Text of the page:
A Fleetwood, Lancashire woman in the UK is enjoying better health today, able to perform daily tasks at home, not flinching when she coughs or sneezes—but best of all, she is now able to hug her one-year-old granddaughter. All this progress is due to a 3D printed implant fitted and inserted by surgeon, Dr. Ehab Bishay, at University Hospitals Birmingham NHS Foundation Trust.
After her chest plate collapsed twice post-surgery, it was obvious another solution was needed—but without anything to attach another metal plate to, her previous doctors were running out of options; however, Linda had watched a documentary featuring Dr. Bishay’s work, and she made contact with him after finding him on social media.
Although she was told she would need to ‘apply’ to have the surgery both for funding and to be cleared for the operation, she steadfastly did so and waited two years to have her 3D printed sternum implanted by Dr. Bishay—making her case the third in Britain (and fifth internationally) to undergo such a procedure.
“I woke up from the operation feeling terrible and, at one point, I thought I had died, but I am feeling better every day,” she said, also mentioning that the doctors told her to take it easy and even joked with her about not falling over because she had so much money’s worth of metal in her body to protect now.
“I still feel numb because I am on a lot of drugs, but the main thing is my ribcage doesn’t keep shifting about,” explained Linda. “It feels incredible I have had an operation as advanced as this. I feel like I’ve got my life back.
“It’s priceless. I can hold my granddaughter and that’s the best feeling in the world.”
Dr. Bishay and his team were able to open Linda’s chest again while being careful to avoid any trauma to the previous bypass area or her heart.
“It’s fantastic to see Mrs. Edwards is doing extraordinarily well given the complexity of the procedure she has undergone,” said Dr. Bishay. “My team and I removed Mrs. Edward’s original breastbone and inserted the custom-built prosthesis.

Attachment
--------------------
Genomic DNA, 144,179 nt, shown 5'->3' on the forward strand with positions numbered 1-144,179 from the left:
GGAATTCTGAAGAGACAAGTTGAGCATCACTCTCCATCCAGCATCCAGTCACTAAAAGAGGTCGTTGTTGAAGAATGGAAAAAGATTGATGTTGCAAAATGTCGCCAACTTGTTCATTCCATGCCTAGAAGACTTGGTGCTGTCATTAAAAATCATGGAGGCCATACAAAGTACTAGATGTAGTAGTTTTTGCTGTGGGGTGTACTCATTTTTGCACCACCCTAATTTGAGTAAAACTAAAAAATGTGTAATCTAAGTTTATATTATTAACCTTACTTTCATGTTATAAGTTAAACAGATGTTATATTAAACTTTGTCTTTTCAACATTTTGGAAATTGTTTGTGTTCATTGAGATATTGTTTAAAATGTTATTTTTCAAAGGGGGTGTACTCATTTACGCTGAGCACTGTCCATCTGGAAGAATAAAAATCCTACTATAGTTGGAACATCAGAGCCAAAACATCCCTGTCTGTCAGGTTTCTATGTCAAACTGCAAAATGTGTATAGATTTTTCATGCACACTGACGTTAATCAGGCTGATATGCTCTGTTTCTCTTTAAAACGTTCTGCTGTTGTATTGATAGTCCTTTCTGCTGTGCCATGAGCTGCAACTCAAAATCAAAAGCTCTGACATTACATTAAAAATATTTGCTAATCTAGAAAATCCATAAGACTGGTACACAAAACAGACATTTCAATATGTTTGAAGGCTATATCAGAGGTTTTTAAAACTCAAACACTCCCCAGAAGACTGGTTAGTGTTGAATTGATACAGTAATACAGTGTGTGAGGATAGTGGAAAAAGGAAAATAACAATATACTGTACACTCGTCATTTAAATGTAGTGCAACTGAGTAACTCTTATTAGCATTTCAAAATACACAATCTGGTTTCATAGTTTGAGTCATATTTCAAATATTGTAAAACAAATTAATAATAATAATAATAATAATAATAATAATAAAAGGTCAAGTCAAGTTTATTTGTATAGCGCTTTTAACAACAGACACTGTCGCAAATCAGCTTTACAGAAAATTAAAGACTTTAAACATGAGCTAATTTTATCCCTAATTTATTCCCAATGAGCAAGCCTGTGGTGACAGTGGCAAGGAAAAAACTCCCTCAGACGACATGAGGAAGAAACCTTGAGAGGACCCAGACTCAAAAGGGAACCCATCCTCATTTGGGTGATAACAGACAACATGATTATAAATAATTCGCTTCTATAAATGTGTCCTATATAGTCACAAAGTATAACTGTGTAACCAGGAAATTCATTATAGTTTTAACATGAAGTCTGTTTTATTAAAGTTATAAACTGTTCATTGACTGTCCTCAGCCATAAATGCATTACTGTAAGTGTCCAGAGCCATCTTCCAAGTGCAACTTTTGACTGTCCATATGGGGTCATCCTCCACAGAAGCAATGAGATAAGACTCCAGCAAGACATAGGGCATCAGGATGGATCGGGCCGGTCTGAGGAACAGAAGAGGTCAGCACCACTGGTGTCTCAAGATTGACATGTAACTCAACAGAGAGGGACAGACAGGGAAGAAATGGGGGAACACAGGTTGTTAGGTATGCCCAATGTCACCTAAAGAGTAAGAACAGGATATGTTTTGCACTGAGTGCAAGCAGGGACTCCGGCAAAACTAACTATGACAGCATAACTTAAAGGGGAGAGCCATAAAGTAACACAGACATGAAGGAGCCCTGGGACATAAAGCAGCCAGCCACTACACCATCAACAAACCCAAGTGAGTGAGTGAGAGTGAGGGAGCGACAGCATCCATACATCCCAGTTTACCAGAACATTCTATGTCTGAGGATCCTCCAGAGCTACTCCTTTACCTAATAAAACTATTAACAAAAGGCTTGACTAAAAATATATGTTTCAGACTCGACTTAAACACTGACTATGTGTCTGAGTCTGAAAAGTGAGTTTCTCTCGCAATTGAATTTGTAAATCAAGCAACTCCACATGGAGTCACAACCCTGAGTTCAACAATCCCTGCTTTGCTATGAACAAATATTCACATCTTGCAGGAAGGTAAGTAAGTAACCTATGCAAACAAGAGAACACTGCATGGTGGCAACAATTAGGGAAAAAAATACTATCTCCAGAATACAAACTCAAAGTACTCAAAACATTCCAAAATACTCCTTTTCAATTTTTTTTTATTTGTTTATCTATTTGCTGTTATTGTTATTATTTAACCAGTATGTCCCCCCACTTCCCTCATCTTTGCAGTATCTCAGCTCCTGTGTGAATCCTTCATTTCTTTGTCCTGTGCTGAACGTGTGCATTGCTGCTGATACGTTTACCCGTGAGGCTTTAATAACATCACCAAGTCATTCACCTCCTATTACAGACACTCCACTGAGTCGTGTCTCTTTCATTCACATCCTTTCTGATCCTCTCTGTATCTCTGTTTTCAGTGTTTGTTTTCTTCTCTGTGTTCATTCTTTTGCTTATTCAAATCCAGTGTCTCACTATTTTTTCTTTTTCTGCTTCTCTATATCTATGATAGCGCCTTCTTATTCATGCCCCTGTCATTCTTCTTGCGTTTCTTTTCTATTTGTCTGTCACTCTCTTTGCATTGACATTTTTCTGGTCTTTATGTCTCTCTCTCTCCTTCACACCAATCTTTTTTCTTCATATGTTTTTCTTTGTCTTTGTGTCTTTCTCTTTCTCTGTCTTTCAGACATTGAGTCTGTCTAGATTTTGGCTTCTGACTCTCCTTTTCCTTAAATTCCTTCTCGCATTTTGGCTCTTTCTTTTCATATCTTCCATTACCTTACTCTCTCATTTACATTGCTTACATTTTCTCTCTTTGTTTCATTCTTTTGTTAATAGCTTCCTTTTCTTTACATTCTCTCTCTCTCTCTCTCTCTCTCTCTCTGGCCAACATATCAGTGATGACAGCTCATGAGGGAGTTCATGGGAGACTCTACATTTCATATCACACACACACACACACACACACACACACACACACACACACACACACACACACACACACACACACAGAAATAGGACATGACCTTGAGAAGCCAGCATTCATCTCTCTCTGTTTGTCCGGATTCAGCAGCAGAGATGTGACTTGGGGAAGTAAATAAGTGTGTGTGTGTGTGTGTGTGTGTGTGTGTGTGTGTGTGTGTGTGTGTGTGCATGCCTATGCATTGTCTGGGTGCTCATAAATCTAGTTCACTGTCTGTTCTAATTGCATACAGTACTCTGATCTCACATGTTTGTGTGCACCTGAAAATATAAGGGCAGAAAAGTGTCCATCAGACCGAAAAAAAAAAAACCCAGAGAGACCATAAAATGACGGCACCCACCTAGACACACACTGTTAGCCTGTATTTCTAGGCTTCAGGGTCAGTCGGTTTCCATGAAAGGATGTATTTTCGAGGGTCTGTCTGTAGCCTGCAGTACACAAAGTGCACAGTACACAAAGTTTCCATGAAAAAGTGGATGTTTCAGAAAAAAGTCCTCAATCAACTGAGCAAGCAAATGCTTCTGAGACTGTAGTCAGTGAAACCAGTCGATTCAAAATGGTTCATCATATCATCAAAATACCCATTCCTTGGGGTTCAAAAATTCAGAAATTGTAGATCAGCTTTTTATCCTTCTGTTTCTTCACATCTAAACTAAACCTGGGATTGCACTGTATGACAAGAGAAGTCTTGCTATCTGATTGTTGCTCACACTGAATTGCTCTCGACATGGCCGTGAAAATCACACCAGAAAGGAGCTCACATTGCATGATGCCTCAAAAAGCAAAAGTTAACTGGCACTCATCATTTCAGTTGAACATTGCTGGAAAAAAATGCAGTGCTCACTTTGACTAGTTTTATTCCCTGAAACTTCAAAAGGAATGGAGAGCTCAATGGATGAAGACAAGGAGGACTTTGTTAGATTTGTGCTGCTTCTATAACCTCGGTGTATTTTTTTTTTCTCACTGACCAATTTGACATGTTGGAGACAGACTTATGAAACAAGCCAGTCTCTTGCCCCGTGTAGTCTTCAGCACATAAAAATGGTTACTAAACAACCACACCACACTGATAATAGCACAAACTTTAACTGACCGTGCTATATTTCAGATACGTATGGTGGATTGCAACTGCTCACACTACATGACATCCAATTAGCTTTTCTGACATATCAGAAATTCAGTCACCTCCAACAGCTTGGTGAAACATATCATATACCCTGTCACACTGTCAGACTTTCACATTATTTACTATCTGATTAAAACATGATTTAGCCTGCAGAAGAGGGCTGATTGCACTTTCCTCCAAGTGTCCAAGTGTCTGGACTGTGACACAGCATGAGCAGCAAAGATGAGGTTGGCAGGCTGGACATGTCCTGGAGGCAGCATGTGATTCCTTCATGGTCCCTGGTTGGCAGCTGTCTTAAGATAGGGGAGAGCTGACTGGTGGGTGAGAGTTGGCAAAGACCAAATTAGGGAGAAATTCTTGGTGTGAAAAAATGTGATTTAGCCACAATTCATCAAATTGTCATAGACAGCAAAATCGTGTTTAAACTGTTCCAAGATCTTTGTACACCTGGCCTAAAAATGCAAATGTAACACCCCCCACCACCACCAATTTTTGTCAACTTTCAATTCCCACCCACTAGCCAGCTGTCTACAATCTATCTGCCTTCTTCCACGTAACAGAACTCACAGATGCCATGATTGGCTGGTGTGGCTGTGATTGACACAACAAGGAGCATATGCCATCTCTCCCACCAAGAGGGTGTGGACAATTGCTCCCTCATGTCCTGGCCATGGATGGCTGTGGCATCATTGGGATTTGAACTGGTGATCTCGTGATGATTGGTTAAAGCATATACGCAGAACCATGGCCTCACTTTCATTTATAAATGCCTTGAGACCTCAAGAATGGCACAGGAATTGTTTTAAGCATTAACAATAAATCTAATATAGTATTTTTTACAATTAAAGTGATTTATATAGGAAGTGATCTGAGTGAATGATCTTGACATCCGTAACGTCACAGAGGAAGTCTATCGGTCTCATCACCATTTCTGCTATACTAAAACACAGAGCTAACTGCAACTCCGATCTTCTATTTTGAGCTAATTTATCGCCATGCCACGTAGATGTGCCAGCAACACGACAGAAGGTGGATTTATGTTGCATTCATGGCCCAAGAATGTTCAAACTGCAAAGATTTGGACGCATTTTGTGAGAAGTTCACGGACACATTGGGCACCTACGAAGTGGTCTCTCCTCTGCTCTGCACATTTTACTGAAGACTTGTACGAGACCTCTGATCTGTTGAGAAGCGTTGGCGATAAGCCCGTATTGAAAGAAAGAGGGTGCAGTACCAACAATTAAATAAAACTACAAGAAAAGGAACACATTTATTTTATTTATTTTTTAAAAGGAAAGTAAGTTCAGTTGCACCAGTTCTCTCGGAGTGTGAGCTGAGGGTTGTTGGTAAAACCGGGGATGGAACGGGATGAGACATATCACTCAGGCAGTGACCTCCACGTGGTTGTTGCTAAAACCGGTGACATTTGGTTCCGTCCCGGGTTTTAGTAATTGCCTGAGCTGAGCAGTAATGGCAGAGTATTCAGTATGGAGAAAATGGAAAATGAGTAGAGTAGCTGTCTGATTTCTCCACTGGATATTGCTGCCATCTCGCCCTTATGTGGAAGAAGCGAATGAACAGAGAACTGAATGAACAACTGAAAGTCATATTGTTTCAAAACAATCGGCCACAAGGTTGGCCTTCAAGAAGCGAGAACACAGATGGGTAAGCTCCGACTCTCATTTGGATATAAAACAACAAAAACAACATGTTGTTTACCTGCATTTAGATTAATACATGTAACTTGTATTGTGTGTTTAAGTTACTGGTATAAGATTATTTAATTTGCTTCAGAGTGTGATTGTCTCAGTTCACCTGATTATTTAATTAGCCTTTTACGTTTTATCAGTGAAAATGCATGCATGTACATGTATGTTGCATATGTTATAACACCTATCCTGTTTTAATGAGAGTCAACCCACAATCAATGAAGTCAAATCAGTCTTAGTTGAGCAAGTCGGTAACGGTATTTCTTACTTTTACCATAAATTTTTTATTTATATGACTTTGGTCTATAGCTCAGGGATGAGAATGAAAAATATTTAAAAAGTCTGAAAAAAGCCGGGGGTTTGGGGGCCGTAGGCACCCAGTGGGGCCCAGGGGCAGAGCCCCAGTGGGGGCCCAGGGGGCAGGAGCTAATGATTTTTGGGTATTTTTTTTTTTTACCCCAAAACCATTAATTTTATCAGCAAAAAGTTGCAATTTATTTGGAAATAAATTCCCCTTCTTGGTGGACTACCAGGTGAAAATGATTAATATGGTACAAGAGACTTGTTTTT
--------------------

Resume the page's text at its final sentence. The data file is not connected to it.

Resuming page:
“The plastic surgery team, led by Mr. Haitham Khalil, harvested several muscle flaps to cover all the extensive components of the prosthesis, a fundamental step in this operation,” continued Dr. Bishay. “Fortunately, complications such as those experienced by Mrs. Edward’s following previous heart surgery are rare but are notoriously difficult to manage.”
While 3D printing is an amazing technology spawning countless, fascinating inventions, we would still be going a bit far to say such processes have changed the world; they have, however, changed the lives of many patients already, worldwide—with some receiving chest implants and titanium 3D printed sternums, and even composite sternums and rib cages. What do you think of this news? Let us know your thoughts! Join the discussion of this and other 3D printing topics at 3DPrintBoard.com.
You May Also Like
3D Printing Design for Automotive to Be Supported by Lehvoss & FENA
3D printing materials provider Lehvoss North America, part of the LEHVOSS Group of chemical companies operating under parent company Lehmann&Voss&Co., announced that it is partnering up with Forward Engineering North...
TOffeeAM raises £1 million for AI Topology Optimization Tool for 3D Printing
TOffeeAM, launched from Imperial College’s Techcelerate program, recently secured £1 million in seed funding. The funding was primarily led by IQ Capital, together with Entrepreneur First, the Royal Academy of...
3D Printing Webinar & Virtual Event Roundup, June 5, 2020
In this week’s webinar and virtual event roundup, we’ve got three webinars to share with you, one of which has already taken place but can be viewed by interested parties...
MELD Manufacturing Reaches Major Milestone with Metal 3D Printed Components
Virginia-based company MELD Manufacturing Corporation was launched in the spring of 2018 as a subsidiary of Aeroprobe Corporation, which produces instruments that provide and measure real-time air and flow data. Aeroprobe...
View our broad assortment of in house and third party products.